The death of Pam Weatherby at Corrections Corporation of America's Dawson State Jail in 2010 may be symptomatic of much bigger problems at the facility. An expose by CBS 11 ("Mysterious Jail Death Raises Questions," April 26th) in Dallas shows that the facility has experienced seven deaths since 2004.
Weatherby was serving a one year sentence for drug possession when her health conditions - she was a brittle diabetic requiring constant care - rapidly deteriorated. According to the story:
“She was to the point where you couldn’t hold a conversation with her,” said Anne Roderick. Roderick lived in the same dorm cell as Weatherby. “She was sick, very, very sick. We would go to the guards. They would give us gloves. We were washing her sheets in a bucket in the shower.”
Roderick says she and other inmates took care of Weatherby’s medical needs because no one else would. “She was defecating and vomiting. “ She says taking care of Weatherby became a full-time job.
Weatherby's parents reported making 28 phone calls to the jail in an effort to get their daughter help. However, on the night of her death, CCA did not make a call to a nurse, despite facility policy. We reported that more damning is that initial reports about her death describing CCA staffing as inadequate were changed. According to the new report:
"CBS 11 has obtained internal CCA documents that show the chief of security, at the time of Pam Weatherby’s death, reported that the supervisors “did not follow proper procedures, in that they did not call a medical professional and advise them of the offender vomiting, prior to the medical staff arriving on the faculty at 0500 hours.” The supervisor recommends “termination” for the shift supervisor on July 15, 2010.
But, eight days later, on July 23, 2010, Senior Warden Raymond Byrd signs document for the state which state, “The actions by employee were consistent with TDCJ policy and procedure. No training needs have been identified at this time.”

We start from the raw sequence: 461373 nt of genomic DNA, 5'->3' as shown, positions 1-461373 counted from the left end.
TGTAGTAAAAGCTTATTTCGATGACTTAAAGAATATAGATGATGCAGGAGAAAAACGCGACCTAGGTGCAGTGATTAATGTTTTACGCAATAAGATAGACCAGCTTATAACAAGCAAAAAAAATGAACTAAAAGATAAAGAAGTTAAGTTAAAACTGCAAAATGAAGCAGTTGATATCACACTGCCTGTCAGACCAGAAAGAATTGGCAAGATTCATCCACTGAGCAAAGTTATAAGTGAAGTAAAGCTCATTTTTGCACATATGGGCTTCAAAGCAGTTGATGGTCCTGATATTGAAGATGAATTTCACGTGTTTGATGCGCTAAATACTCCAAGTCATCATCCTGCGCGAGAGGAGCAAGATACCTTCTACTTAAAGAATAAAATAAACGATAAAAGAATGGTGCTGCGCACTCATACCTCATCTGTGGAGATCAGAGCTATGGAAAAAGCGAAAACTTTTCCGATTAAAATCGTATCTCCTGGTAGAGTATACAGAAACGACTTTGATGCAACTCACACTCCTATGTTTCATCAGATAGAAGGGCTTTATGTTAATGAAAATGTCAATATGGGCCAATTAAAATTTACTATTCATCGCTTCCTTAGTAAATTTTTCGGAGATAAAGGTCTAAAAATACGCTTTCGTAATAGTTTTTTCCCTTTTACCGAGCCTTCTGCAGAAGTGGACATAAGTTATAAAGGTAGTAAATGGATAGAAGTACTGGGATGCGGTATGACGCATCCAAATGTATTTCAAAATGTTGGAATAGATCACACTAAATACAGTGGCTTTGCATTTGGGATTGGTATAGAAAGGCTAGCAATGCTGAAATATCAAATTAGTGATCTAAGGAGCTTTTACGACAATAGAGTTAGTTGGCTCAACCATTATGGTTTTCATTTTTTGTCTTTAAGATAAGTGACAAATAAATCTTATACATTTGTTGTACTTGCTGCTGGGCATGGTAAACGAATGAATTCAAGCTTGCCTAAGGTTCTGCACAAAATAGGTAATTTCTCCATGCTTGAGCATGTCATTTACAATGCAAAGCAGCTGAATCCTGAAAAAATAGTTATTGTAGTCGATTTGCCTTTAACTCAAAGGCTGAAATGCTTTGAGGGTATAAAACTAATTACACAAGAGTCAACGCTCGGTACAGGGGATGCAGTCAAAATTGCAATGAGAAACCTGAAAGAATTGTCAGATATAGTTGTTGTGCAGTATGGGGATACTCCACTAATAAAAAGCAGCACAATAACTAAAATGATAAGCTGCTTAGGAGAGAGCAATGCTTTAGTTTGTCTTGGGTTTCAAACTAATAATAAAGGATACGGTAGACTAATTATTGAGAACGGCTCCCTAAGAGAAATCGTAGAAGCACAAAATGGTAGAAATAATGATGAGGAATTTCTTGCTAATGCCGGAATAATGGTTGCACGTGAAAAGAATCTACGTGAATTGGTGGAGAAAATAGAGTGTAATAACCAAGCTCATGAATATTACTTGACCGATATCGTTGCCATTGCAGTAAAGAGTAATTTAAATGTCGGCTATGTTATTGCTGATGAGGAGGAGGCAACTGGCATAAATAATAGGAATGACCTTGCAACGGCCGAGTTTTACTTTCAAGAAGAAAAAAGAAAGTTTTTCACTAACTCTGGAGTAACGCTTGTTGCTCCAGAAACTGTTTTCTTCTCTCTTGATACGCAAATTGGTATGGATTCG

CBS interviewed more than a dozen women at the state jail, contracted by TDCJ, that described dangerous and neglectful conditions at the facility:
"Abby is one of 14-women who have talked to CBS 11 news about what they experienced or witnessed while serving time at Dawson State Jail.
“Finally they stick me in a cell thinking I had a stomach virus,” explains Danna Parker. Parker, facing time for a DWI, said she stayed in segregation for 10 days without any medical treatment and without a doctor ever coming to check on her.
“I’m [sic] laying on a concrete steel frame, unable to move. I don’t have any liquids, “explains Parker.
Lorraine Brown wrote a bad check and was sentenced to time at Dawson. “They go wherever they go to pay for their crimes. They didn’t need to pay with their lives.”
As we've reported, the Dawson State Jail was one of the TDCJ-contracted facilities originally slated for possible closure during the last legislative session. Instead, TDCJ quietly renewed CCA's contract for the facility. Perhaps this latest report will reignite efforts to close the facility.
This post is a guest entry by Jane Atkinson, an MSSW intern working with Grassroots Leadership.
After twice temporarily extending its jail contract with Community Education Centers, the Liberty County Commissioners Court voted last Monday to renew the contract for two years (Cleveland Advocate, "County approves jail contract for approximately $4 million annually," April 16), with an option to break the contract in six months. Though the decision to renew is disappointing, there is hope that the county will push for de-privatization of the jail over the next six months.
Liberty County has had a rough relationship with CEC. After Liberty County implemented some smart-on-crime tactics and lowered its jail population, CEC raised the per diem rate of each person in the jail, keeping Liberty County from saving money (Cleveland Advocate, "County’s jail inmate population down, but companies now asking for more money per inmate," January 21).